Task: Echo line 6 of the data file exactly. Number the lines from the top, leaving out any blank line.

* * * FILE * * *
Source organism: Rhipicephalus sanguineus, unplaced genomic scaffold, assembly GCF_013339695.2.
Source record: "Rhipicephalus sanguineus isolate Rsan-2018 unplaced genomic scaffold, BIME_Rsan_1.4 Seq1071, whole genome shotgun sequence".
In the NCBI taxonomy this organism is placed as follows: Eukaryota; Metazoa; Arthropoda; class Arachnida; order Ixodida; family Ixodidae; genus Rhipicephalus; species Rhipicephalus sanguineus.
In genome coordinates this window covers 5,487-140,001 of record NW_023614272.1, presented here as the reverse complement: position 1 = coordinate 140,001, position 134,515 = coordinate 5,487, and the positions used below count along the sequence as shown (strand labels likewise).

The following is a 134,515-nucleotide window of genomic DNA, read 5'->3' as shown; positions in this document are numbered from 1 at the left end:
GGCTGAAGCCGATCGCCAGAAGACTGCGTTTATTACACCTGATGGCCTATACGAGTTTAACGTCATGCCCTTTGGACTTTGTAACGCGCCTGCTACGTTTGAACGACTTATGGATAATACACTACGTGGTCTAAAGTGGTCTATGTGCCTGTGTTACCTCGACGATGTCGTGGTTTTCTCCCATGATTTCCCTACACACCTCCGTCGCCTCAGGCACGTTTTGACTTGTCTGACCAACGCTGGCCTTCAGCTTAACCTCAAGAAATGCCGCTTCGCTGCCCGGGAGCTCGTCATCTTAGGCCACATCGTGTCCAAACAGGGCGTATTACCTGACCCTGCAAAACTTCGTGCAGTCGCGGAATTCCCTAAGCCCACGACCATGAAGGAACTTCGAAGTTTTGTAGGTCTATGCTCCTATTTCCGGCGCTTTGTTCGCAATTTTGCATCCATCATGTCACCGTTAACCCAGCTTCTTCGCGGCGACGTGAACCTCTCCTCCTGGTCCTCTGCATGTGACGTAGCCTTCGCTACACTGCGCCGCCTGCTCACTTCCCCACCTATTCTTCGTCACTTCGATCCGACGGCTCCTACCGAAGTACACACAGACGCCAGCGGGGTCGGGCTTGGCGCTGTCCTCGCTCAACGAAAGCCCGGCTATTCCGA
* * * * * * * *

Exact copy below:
GGCTGAAGCCGATCGCCAGAAGACTGCGTTTATTACACCTGATGGCCTATACGAGTTTAACGTCATGCCCTTTGGACTTTGTAACGCGCCTGCTACGTTTGAACGACTTATGGATAATACACTACGTGGTCTAAAGTGGTCTATGTGCCTGTGTTACCTCGACGATGTCGTGGTTTTCTCCCATGATTTCCCTACACACCTCCGTCGCCTCAGGCACGTTTTGACTTGTCTGACCAACGCTGGCCTTCAGCTTAACCTCAAGAAATGCCGCTTCGCTGCCCGGGAGCTCGTCATCTTAGGCCACATCGTGTCCAAACAGGGCGTATTACCTGACCCTGCAAAACTTCGTGCAGTCGCGGAATTCCCTAAGCCCACGACCATGAAGGAACTTCGAAGTTTTGTAGGTCTATGCTCCTATTTCCGGCGCTTTGTTCGCAATTTTGCATCCATCATGTCACCGTTAACCCAGCTTCTTCGCGGCGACGTGAACCTCTCCTCCTGGTCCTCTGCATGTGACGTAGCCTTCGCTACACTGCGCCGCCTGCTCACTTCCCCACCTATTCTTCGTCACTTCGATCCGACGGCTCCTACCGAAGTACACACAGACGCCAGCGGGGTCGGGCTTGGCGCTGTCCTCGCTCAACGAAAGCCCGGCTATTCCGA